Using FeedFlares to Customize Your Posts Through FeedBurner
FeedBurner (which was recently acquired by Google – congrats) has many great features, reporting tools, and customizable options to fulfill all of your RSS feed subscriber’s needs. Today I’d like to discuss the FeedFlare functionality. To get to the FeedFlare portion of your FeedBurner account, simply log in to your account and go to the optimize tab. FeedFlare will be in the left nav, under “Services”.
Now that you’re here, let’s go over some of the basics. First, what is FeedFlare? I think they say it very well on their page. FeedFlare gives “your subscribers easy ways to email, tag, share, and act on the content you publish by including as many or few of the services listed below. FeedFlare places a simple footer at the bottom of each content item, helping you to distribute, inform and create a community around your content.” Basically you can add links to digg, stumbleupon, delicious, facebook, etc. Making it easier for your subscribers to promote and share your material elsewhere.
Basically, if you want to let readers submit your stuff to digg or if you want to let them email the author directly, you just check it off that you want it to appear in your feed and/or site post.
But you, the observant reader, see that there is more! There is a “Personal FeedFlare” section in addition to the FeedFlares offered by FeedBurner. And herein lies the power of FeedFlare. With a little bit of XML knowledge and a basic tutorial on the FeedFlare structure, you’re up and running, ready to make your own personalized Flares.
Here is an example of the XML that I wrote (largely based off of an example from the FeedFlare Developer Guide) to add the author of a post to the feed.
Let’s break it down:
FeedFlare Unit is the whole packet of information to be read by FeedBurner.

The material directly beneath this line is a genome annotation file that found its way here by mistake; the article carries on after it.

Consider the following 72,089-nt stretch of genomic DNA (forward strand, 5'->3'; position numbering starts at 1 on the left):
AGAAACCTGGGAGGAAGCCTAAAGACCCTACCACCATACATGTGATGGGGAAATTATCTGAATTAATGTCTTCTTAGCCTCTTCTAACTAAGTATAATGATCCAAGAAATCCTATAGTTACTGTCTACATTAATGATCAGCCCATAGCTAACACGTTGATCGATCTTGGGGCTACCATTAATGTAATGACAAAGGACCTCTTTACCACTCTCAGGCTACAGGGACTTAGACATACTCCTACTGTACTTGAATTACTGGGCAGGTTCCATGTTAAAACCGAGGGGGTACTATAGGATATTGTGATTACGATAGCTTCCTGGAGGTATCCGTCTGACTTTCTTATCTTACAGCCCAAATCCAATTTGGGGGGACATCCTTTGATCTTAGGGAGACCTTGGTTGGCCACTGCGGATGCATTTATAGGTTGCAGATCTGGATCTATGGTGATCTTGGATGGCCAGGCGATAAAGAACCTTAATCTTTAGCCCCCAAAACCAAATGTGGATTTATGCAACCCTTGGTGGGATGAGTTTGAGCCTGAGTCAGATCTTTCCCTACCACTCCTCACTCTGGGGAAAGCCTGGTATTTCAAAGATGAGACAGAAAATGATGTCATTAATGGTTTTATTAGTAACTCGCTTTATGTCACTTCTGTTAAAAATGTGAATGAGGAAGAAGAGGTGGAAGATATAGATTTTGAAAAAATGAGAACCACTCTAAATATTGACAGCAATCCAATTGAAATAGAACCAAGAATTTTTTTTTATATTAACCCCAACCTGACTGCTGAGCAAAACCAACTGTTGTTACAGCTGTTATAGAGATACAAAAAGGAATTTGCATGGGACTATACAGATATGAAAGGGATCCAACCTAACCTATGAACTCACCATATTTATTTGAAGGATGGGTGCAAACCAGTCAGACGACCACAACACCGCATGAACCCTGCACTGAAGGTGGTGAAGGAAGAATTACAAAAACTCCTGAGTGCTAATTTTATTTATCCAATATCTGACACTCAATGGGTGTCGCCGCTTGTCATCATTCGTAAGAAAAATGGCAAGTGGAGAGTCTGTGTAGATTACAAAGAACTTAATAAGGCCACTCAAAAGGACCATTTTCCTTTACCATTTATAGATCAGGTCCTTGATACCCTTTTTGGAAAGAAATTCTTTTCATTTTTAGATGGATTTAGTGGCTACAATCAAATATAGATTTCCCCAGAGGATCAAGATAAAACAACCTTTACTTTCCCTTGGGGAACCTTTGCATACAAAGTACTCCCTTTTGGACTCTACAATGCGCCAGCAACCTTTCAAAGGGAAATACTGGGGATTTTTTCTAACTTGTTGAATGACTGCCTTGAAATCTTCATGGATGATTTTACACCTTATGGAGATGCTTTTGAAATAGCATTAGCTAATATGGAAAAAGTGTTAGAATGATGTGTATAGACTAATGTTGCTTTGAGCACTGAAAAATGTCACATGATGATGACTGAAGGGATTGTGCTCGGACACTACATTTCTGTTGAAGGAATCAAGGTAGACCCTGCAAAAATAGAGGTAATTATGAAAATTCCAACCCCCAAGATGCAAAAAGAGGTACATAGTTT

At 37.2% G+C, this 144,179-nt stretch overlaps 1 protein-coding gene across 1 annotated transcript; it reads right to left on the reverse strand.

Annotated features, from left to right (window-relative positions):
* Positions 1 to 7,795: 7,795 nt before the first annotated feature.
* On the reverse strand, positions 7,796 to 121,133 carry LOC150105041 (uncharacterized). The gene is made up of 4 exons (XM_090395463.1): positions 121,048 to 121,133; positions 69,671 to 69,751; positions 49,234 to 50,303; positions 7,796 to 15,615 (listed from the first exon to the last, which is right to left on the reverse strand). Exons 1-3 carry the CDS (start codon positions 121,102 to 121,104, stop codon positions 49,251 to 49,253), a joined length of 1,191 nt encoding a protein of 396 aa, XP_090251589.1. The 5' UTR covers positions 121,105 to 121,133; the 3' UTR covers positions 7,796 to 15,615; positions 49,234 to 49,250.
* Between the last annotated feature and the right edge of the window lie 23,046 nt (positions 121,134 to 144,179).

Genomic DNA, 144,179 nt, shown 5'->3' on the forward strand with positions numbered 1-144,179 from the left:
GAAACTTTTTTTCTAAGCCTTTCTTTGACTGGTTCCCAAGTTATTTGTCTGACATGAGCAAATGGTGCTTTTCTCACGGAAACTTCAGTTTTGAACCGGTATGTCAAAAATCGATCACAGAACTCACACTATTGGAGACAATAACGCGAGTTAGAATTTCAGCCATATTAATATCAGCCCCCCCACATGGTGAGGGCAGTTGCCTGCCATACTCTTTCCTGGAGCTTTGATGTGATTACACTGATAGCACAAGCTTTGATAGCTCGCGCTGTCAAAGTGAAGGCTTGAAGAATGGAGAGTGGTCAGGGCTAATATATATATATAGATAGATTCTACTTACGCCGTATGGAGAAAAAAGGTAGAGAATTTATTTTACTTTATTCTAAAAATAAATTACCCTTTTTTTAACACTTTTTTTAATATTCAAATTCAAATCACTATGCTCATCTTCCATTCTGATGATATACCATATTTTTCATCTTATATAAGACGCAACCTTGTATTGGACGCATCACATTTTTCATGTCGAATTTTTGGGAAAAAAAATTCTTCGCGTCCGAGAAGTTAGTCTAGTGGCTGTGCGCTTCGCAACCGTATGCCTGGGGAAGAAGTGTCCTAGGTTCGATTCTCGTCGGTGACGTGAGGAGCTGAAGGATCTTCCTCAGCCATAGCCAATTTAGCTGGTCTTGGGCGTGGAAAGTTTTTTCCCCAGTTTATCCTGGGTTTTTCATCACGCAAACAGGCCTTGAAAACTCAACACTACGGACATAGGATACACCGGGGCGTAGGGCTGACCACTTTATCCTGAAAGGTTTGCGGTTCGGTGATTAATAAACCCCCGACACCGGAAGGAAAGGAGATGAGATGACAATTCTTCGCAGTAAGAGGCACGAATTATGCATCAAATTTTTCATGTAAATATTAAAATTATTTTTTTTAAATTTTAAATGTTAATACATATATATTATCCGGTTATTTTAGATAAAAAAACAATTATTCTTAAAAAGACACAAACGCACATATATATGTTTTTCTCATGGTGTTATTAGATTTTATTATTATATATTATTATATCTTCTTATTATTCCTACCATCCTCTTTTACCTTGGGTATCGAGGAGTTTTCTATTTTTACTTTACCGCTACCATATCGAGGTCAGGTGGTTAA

- Catalog is the information that will be displayed on the FeedFlare tab letting you know what the flare does.
- Title is the title of your flare.
- Description lets you know what it does.
- FeedFlare contains what you actually want your flare to do. Since ours is only text we only use a text tag within the FeedFlare tag.
- Text is the text you want to appear when the flare is put at the footer of the post. In our case we would like it to say
(in bold)***(update 8/24/07) “Posted by – *the author of the post*”
- The “posted by” part is easy. Simply write, “posted by.”
- Getting the author itself is a little bit more involved, as you can see. A quick copy and paste from the Developer Guide explains that “What this is saying is that if there’s an author element (with a name sub element) on the current item, use that, otherwise use the item’s ancestor’s (i.e., the feed’s) author name element.” No use reinventing the wheel. Go search through their code first.
And that’s it. Close all your tags appropriately and you are two steps away from your brand new FeedFlare.
1. Upload the XML file to your site.
2. Put the URL of the file here:
You now have access to your very own customized FeedFlare to fulfill all of your subscribers’ needs. Happy posting! And feel free to post your own examples of Personal FeedFlares that you use in the comments section.
Poignantly contrary to what was expected or intended.
example: It was ironic when my post about adding an author to a feed via a custom FeedFlare was sent out and it didn’t include an author because the bold tags I added screwed everything up, rendering the whole FeedFlare useless.
So when I wrote this post our feeds were going out with the author noted at the bottom of each post via the FeedFlare I wrote. THEN, before I wrote my post on how to make a FeedFlare I decided to try to add a little visual flavor to the author FeedFlare by having the name be bolded. I made the change, wrote the post, and when the post gets sent out the next day (to my complete dismay) there is no author at the bottom.
So please, don’t use any textual formating tags within the text tag of the XML file. Not only will Feedburner not implement those tags…they’ll kill your whole Flare. And next time I write a tutorial on something I’ll be sure to test it out before I haphazardly post broken code.